Evangelicalism and Fundamentalism

Roger Olson has an interesting post on the current situation in evangelicalism and the radical change, as he sees it, from what evangelicalism was in the 70’s. We’ve batted around the nature of evangelicalism and fundamentalism here quite a bit, and I was wondering your thoughts. Do you resonate with this? If you were around in the 70’s to see this shift, do you agree with his position?

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4 thoughts on “Evangelicalism and Fundamentalism

  1. Thanks for the tip. Olson raises some interesting (if not ground-breaking) points. At the same time, I wonder whether an evangelical who was formed theologically in any era other than the late 1960s and the 1970s would have the same nostalgia for neo-evangelicalism. That mid-century movement was amazingly short-lived — some kind of strange brew of fundamentalism and mainline Calvinism. I remember reading Marsden’s excellent book on the rise of Fuller Seminary and thinking: the debates of the 1960s were really no different from our own at the beginning of the 21st century. The ‘fundamentalist’ impulse, as Olson defines it, was apparently just as influential (read: flush with money) back then as it is now.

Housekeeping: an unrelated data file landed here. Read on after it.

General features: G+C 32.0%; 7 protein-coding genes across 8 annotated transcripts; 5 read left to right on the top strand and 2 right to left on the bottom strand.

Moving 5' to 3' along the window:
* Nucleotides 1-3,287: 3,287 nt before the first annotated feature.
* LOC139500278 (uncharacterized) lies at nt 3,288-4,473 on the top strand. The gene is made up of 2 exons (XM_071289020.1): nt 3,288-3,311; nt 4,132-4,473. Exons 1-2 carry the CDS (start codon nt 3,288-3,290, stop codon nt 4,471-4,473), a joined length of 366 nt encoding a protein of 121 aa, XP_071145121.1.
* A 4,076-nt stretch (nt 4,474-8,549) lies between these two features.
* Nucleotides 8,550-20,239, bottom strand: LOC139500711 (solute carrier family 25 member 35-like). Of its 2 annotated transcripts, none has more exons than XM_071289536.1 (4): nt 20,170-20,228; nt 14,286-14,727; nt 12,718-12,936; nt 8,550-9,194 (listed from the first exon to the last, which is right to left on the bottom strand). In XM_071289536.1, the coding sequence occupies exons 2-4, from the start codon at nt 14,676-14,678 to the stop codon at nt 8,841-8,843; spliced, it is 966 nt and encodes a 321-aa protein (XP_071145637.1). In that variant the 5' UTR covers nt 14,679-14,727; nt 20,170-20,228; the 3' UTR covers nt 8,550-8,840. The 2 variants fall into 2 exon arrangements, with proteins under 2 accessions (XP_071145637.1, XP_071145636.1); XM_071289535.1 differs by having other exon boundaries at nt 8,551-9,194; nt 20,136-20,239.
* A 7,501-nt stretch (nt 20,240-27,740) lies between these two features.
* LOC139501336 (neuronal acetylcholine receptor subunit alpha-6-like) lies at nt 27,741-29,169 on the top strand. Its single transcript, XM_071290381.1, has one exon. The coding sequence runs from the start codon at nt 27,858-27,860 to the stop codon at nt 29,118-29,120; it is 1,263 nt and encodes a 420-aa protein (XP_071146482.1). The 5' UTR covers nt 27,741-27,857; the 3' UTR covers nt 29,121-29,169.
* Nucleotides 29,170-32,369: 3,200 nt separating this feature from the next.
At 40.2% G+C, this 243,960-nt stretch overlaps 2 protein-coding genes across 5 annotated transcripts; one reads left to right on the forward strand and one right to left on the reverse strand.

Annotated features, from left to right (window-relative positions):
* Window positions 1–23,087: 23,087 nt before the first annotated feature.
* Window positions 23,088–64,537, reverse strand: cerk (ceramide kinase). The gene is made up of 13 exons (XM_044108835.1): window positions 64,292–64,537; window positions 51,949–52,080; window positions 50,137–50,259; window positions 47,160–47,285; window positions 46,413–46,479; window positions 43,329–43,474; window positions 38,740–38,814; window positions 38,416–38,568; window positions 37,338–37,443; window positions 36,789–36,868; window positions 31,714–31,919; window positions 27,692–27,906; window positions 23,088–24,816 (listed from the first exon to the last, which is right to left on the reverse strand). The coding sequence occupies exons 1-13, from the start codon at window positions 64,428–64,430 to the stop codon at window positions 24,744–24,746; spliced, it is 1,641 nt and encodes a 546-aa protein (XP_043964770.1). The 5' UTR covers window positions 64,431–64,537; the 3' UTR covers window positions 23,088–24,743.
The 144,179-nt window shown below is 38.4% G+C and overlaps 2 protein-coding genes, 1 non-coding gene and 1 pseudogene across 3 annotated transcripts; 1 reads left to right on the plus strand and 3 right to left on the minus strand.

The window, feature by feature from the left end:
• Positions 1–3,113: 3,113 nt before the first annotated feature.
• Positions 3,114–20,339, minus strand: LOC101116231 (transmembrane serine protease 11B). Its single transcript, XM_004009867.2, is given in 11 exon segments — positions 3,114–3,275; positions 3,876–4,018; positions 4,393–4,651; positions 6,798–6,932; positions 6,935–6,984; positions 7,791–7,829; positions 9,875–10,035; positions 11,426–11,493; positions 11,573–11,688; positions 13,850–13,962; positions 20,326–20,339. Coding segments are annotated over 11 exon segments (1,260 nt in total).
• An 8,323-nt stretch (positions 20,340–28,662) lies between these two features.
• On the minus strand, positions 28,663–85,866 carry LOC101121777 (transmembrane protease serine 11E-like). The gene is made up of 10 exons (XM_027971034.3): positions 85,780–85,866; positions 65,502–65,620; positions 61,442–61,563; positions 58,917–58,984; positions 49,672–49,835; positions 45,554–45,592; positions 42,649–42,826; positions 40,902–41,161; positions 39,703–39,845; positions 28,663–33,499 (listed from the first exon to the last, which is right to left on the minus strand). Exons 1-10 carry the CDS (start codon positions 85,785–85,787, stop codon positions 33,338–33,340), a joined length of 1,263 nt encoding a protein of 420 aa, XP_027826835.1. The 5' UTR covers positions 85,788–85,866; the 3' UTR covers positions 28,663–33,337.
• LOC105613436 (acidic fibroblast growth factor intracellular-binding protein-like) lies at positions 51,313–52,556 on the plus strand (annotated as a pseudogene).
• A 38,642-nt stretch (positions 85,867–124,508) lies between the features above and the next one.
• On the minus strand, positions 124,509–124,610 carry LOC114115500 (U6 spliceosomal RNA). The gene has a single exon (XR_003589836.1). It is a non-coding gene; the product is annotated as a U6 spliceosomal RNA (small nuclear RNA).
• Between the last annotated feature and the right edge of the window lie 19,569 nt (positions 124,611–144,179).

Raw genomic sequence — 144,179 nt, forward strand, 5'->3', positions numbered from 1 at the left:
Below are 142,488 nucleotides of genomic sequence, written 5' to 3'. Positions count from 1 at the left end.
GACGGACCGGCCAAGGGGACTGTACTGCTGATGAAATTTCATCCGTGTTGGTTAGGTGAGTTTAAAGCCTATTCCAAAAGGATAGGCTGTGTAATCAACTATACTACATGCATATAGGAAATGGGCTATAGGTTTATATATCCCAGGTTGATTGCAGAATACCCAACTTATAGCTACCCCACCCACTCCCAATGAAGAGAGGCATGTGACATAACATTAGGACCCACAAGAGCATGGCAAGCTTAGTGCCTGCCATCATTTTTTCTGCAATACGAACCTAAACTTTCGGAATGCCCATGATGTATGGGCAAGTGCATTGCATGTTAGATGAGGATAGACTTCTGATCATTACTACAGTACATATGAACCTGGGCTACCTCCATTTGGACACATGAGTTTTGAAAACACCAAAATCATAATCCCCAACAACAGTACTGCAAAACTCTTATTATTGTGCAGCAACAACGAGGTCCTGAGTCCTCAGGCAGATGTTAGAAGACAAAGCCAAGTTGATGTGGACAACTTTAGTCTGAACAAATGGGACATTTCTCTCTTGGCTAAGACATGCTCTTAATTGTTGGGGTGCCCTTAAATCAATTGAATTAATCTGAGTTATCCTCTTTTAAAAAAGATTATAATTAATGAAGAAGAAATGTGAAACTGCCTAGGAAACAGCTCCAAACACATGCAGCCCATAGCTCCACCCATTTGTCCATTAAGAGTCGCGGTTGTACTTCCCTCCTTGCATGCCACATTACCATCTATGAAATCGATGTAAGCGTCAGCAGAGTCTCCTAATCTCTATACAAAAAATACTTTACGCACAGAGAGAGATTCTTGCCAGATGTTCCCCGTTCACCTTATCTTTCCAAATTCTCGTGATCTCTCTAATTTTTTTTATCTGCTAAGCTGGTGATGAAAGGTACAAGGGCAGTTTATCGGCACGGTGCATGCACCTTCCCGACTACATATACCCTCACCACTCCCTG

Perhaps the ideologies of individual institutions do, in fact, fluctuate. But I’m not so sure that evangelicalism itself has undergone so radical a paradigm shift. I suppose that at the most fundamental level, the trajectory of ‘evangelicalism’ really depends on how someone defines that term. Olson’s categorical distinction between fundamentalism and evangelicalism doesn’t really convince me, at least in historical terms.

  2. Ah, nothing like the ol’ evangelicalism debate to get the comments flowing – enough with this serious doctrine of God stuff!

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